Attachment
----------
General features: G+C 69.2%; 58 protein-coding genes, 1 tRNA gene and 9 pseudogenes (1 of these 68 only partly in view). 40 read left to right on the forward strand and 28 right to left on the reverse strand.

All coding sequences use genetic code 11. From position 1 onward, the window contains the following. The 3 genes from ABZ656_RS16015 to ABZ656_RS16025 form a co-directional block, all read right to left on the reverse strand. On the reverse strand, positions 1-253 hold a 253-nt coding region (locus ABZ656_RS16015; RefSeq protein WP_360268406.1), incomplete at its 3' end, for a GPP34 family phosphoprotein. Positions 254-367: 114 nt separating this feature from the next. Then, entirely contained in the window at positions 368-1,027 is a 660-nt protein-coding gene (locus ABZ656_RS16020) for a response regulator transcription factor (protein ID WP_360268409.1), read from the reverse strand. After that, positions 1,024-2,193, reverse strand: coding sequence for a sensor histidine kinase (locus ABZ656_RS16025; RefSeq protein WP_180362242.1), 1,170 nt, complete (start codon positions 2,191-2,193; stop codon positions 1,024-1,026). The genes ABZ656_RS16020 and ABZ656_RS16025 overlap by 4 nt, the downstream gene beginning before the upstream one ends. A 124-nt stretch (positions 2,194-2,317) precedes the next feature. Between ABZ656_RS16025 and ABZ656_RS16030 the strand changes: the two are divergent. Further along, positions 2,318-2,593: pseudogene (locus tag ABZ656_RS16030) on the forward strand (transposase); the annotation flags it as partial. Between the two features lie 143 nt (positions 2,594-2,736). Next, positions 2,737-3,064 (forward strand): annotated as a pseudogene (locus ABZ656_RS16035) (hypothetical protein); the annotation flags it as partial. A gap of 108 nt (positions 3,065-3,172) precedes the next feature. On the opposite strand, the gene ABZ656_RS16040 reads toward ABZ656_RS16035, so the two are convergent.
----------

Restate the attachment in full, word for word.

General features: G+C 69.2%; 58 protein-coding genes, 1 tRNA gene and 9 pseudogenes (1 of these 68 only partly in view). 40 read left to right on the forward strand and 28 right to left on the reverse strand.

All coding sequences use genetic code 11. From position 1 onward, the window contains the following. The 3 genes from ABZ656_RS16015 to ABZ656_RS16025 form a co-directional block, all read right to left on the reverse strand. On the reverse strand, positions 1-253 hold a 253-nt coding region (locus ABZ656_RS16015; RefSeq protein WP_360268406.1), incomplete at its 3' end, for a GPP34 family phosphoprotein. Positions 254-367: 114 nt separating this feature from the next. Then, entirely contained in the window at positions 368-1,027 is a 660-nt protein-coding gene (locus ABZ656_RS16020) for a response regulator transcription factor (protein ID WP_360268409.1), read from the reverse strand. After that, positions 1,024-2,193, reverse strand: coding sequence for a sensor histidine kinase (locus ABZ656_RS16025; RefSeq protein WP_180362242.1), 1,170 nt, complete (start codon positions 2,191-2,193; stop codon positions 1,024-1,026). The genes ABZ656_RS16020 and ABZ656_RS16025 overlap by 4 nt, the downstream gene beginning before the upstream one ends. A 124-nt stretch (positions 2,194-2,317) precedes the next feature. Between ABZ656_RS16025 and ABZ656_RS16030 the strand changes: the two are divergent. Further along, positions 2,318-2,593: pseudogene (locus tag ABZ656_RS16030) on the forward strand (transposase); the annotation flags it as partial. Between the two features lie 143 nt (positions 2,594-2,736). Next, positions 2,737-3,064 (forward strand): annotated as a pseudogene (locus ABZ656_RS16035) (hypothetical protein); the annotation flags it as partial. A gap of 108 nt (positions 3,065-3,172) precedes the next feature. On the opposite strand, the gene ABZ656_RS16040 reads toward ABZ656_RS16035, so the two are convergent.